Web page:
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Federal lawmakers from Illinois question Indiana agency's environmental assessment

Sen. Richard J. Durbin (D-Ill.) and three House Democrats from Illinois asked an Environmental Protection Agency Region 5 official to object to a construction permit which BP Products North America Inc. is seeking to expand its Whiting, Ind., refinery.

Durbin and Reps. Melissa L. Bean, Rahm Emanuel and Janice D. Schakowsky said in a May 30 letter to Bharat Mathur, acting administrator at EPA's Region 5, that they are concerned about possible additional flaring if the BP America division is allowed to proceed with a $3.8 billion modernization.

The project would allow the plant to process more Canadian heavy crude oil and increase its motor fuel production by about 1.7 million gallons a day, a BP America spokeswoman said. The four-year project is designed to shift crude inputs at the 405,000 bbl/day refinery to 90% from 30% Canadian heavy crude, she told OGJ on June 2.

The Indiana Department of Environmental Management issued a permit for the project in May which overlooks flaring and possible increases in carbon dioxide and other emissions above previous permit levels, the federal lawmakers charged.

Alleged assumptions

"As you know, the proposed oil refinery expansion project includes three new flares as well as increased use of existing flares. Yet the permit essentially assumes that the new flares will, for the most part, never be used, and for [Prevention of Serious Deterioration and Nonattainment New Source Review], the permit factors in only those emissions that occur when the flare is off (and according to IDEM, a few additional emissions during a few planned startups and shutdowns)," they told Mathur.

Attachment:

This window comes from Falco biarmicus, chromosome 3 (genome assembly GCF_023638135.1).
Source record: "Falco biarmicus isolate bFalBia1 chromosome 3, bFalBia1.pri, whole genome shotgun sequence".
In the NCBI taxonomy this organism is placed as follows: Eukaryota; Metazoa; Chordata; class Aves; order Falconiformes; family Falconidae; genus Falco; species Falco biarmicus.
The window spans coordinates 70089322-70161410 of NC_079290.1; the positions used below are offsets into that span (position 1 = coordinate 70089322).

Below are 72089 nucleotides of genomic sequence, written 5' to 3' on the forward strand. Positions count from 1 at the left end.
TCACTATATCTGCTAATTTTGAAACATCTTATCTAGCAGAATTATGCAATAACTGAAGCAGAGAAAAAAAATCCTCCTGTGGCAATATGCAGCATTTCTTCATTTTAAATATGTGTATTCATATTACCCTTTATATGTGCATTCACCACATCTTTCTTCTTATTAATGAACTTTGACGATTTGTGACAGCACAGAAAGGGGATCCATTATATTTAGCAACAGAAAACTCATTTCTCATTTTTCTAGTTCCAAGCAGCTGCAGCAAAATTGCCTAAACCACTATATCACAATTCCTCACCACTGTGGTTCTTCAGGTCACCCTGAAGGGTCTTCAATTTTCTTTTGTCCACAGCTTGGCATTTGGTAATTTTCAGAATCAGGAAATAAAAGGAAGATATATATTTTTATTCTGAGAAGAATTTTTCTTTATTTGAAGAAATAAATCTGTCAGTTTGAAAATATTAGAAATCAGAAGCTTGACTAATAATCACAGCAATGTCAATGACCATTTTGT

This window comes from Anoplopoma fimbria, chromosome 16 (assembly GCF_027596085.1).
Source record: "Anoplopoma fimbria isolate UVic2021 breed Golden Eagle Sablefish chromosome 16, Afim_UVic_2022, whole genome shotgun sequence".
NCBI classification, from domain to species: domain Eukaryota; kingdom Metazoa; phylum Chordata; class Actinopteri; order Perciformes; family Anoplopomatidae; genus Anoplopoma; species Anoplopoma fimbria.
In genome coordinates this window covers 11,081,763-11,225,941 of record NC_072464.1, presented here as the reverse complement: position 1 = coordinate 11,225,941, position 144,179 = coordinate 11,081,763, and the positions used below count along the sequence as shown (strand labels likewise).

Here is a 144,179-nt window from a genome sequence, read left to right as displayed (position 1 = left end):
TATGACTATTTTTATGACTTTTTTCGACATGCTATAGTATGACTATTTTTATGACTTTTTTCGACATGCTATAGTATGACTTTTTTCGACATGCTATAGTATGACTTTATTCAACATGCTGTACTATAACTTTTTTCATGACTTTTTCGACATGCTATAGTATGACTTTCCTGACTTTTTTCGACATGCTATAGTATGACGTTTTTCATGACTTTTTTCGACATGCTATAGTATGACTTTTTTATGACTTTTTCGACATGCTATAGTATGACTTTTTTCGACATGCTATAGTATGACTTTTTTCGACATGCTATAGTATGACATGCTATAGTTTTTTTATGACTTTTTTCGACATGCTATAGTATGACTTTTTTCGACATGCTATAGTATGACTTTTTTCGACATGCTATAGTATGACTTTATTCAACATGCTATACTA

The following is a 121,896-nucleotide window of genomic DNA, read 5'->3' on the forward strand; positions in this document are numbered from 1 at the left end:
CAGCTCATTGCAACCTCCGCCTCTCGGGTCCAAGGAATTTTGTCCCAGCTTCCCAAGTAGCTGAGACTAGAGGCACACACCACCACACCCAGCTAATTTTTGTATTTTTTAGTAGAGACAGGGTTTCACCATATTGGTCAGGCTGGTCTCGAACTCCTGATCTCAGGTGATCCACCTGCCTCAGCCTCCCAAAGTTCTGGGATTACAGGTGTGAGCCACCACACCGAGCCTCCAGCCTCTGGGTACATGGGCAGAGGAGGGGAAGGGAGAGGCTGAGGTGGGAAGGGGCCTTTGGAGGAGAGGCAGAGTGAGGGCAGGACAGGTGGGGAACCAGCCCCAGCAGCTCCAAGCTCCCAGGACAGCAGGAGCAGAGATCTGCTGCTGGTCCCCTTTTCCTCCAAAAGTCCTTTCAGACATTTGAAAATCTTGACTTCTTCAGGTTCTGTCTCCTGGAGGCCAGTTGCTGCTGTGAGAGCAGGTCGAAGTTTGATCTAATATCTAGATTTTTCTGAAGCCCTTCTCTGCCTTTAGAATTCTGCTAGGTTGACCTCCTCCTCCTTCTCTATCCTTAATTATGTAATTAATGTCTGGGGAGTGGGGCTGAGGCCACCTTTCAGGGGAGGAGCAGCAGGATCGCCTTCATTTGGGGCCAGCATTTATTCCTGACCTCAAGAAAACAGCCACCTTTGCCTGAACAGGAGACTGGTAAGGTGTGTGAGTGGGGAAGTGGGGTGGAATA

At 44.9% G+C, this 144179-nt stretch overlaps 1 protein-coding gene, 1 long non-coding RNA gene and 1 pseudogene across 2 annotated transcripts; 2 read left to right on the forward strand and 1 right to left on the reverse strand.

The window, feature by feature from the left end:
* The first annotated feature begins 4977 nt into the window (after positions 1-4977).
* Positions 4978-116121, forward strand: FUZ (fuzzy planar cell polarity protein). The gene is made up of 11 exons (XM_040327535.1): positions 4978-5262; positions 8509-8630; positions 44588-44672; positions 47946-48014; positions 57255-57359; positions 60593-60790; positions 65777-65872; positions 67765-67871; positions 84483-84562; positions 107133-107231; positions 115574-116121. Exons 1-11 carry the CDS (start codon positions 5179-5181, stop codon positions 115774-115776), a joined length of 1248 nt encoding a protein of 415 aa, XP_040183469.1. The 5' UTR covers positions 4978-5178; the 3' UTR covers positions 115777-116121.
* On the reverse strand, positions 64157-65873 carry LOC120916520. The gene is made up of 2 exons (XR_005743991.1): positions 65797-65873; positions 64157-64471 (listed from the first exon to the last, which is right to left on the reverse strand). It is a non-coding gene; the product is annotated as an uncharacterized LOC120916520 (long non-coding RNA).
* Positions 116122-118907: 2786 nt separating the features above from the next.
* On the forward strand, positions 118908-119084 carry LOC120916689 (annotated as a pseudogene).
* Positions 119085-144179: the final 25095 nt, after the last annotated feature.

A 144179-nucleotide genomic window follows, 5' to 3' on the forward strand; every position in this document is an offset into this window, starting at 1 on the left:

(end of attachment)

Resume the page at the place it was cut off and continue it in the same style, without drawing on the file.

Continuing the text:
IDEM expressed a view in its technical support document addendum that unplanned flaring does not need to be accounted for in a US Clean Air Act netting analysis, Durbin and the three House members continued.

That view is wrong and contrary to the federal law, which does not allow a permitting agency to remove a large emissions category from its calculations entirely, to make an unsupported assumption that such emissions would be netted out based on narrative assurances that the emissions would be minimized, or to completely exclude emissions from unplanned events, they said.

EPA notice cited

"The applicable regulations expressly specify that all (not just planned) startup, shutdown and malfunction emissions must be factored into netting calculations. Particularly in light of EPA Region 5's issuance of a notice to BP's Whiting refinery for flaring violations, we believe that flaring at the expanded Whiting site must be accounted for in the permit," Durbin, Bean, Emanuel and Schakowsky said in their letter.

EPA's Region 5 office notified BP Products North America on Nov. 29 that the company allegedly violated New Source Performance Standards in the Clean Air Act at the refinery by modifying flares without complying with requirements, exceeding sulfur dioxide emissions limits and failing to monitor emissions from several sources.

The notice also said that BP allegedly did not get a permit when it modified the plant's fluidized cracking unit or conduct timely performance tests of hydrogen chloride emissions from its catalytic reforming units. An EPA Region 5 spokesman would not comment on the matter because it is an ongoing investigation.

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